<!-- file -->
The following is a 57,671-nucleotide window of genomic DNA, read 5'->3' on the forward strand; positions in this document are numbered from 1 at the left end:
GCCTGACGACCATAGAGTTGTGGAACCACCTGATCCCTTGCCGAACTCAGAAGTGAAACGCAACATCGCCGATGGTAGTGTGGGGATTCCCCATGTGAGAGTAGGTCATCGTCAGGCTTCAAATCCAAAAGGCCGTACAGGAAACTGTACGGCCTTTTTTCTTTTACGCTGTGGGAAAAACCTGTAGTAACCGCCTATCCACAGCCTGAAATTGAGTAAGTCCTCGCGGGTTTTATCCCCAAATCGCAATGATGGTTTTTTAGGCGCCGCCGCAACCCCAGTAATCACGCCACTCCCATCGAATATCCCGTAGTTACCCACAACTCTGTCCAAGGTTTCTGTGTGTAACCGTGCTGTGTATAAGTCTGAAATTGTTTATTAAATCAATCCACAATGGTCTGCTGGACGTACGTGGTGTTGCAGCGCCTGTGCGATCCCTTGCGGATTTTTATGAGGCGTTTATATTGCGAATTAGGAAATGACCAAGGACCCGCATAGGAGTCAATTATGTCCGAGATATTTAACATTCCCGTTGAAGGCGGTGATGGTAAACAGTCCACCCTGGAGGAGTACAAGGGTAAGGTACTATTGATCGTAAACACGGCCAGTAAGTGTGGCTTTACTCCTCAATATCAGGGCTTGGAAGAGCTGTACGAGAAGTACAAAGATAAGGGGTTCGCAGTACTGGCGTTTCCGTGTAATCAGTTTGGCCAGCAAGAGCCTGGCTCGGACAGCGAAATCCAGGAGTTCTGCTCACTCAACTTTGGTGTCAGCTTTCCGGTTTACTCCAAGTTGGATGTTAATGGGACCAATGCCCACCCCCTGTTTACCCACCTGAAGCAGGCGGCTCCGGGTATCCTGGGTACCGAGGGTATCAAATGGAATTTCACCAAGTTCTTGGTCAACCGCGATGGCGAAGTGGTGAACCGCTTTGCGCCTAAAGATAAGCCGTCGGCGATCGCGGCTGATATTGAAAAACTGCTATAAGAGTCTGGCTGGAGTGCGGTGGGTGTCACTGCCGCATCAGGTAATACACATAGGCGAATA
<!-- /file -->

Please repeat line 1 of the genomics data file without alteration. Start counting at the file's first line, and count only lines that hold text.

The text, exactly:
The following is a 57,671-nucleotide window of genomic DNA, read 5'->3' on the forward strand; positions in this document are numbered from 1 at the left end: